The Family Protector’s “Burning Problem” – Where to Start

No, this article is not about VD.  It’s about self-defense, and how the responsible person or persons in a family (Dad & Mom) go about keeping their family safe from violent threats.  Maybe you think you should further your protective skills, especially given the violent trends in this country.  Maybe you are completely new to the idea of self-defense, or maybe you’re an expert with a pistol.  One thing’s for sure though, if you have a family, you probably have similar hurdles that try and keep you from better protecting your family.

 

If you’re paying attention, you know there are people in the population bent on causing harm to others.  Maybe it’s a mentally unstable person that’s got ahold of a shotgun and is off their meds.  Maybe it’s a lone terrorist.  Maybe your house is the next target of a home invasion.  It’s not living in fear to acknowledge this fact, nor is it a fallacy that many of our public places have become asymmetric battlefields for violent criminals ready to prey on citizens.

 

If you’re similar to me, (and from talking to many folks every day I think there are), you want to give your family the best possible protection against violent threats that you can, whether you’re male or female.  This is the goal:  I want to be a proficient family protector given the hostile threats of today’s day and age.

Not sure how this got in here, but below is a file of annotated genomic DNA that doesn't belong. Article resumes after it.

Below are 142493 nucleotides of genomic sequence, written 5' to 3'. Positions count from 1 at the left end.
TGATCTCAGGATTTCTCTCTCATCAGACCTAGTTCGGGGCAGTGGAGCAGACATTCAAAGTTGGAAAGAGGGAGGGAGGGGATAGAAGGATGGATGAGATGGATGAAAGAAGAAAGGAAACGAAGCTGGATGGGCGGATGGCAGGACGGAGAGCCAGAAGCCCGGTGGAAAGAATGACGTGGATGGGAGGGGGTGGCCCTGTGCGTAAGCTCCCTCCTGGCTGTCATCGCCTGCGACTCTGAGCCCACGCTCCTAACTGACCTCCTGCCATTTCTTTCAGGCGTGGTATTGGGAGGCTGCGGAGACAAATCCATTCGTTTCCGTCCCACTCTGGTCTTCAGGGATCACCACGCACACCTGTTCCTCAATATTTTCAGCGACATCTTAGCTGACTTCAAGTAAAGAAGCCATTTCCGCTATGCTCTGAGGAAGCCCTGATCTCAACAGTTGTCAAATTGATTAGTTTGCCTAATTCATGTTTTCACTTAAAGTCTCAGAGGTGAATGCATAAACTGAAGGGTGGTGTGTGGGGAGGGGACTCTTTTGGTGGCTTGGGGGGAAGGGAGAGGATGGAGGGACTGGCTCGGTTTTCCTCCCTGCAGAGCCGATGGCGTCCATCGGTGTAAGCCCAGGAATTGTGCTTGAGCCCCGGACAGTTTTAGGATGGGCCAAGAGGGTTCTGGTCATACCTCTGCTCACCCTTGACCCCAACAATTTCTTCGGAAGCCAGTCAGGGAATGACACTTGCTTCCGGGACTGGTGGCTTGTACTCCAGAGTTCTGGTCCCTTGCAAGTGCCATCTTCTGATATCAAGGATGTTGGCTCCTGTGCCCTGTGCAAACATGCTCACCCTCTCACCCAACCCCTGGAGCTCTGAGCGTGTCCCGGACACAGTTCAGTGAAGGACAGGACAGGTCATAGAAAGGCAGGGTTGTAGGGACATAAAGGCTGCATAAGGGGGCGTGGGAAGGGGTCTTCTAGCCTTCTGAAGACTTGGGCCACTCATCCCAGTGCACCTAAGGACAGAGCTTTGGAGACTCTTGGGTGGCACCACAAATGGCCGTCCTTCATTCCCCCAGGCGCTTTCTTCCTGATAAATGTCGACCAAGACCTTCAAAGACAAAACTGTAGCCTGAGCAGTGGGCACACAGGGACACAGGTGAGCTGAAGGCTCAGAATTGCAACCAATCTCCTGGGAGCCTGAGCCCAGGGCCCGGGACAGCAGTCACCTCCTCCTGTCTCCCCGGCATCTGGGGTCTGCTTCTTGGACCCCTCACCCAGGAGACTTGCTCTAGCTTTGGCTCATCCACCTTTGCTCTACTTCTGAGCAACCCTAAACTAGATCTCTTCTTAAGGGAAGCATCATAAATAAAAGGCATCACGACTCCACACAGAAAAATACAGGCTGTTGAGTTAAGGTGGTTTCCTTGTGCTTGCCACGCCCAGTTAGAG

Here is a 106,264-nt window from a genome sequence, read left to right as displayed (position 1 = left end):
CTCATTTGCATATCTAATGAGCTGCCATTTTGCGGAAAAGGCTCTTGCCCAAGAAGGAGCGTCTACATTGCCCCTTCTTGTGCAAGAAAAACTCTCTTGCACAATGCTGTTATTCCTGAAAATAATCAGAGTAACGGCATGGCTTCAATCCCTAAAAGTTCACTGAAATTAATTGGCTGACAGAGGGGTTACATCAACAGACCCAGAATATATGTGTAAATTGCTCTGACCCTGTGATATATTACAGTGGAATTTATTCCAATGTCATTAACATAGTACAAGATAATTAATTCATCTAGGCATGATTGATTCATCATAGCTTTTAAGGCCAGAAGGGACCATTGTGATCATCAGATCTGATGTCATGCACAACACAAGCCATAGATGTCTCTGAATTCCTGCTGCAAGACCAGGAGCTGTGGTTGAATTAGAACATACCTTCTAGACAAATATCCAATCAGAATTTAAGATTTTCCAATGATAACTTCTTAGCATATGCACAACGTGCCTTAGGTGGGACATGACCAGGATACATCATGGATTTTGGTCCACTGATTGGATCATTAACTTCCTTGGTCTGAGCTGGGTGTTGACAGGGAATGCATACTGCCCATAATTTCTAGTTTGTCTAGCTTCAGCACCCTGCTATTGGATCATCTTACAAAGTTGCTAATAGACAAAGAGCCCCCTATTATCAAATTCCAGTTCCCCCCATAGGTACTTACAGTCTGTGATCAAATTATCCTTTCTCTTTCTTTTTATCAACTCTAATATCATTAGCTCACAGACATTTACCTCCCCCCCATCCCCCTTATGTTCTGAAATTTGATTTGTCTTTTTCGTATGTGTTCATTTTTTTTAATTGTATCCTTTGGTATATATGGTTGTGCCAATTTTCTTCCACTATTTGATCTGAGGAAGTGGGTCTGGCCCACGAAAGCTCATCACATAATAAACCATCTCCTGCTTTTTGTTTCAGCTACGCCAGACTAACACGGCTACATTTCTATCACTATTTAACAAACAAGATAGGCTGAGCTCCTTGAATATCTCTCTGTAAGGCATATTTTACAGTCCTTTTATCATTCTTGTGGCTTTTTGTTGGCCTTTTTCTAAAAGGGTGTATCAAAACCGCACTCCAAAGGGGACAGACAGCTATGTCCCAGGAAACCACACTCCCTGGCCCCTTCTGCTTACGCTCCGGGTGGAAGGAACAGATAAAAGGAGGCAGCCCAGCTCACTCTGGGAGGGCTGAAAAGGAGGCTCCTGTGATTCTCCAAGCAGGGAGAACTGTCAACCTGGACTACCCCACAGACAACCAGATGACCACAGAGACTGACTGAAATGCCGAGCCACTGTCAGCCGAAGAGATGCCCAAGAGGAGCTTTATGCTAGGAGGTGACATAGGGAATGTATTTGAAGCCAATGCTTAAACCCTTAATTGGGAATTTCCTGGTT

TFP’s Burning Problem:

 

The family protector (the person responsible for protecting his or her family) has a more complex problem than just violent threats at large.  He or she has to provide security on an uneven battleground, acquire broad spectrum security training, and do this while maintaining a family budget and while maintaining a full time work position and family commitments.  Then there’s a million “expert instructors” on self-defense out there, with no doctrinal background, that quite honestly are going to get someone killed.  To add to this problem, the road map to getting to the point of being a proficient family protector can be pretty fuzzy if you weren’t already in the profession of protecting folks from violent individuals.  This is the problem, and it’s a complex one.  Where do you start “mom”?  What do you do first “pop”?

 

Let’s start by putting a name to the problem all of us family protectors face by sizing up the situation.  Sizing up the situation is the first rule of survival anyway isn’t it?

 

A Good Foundation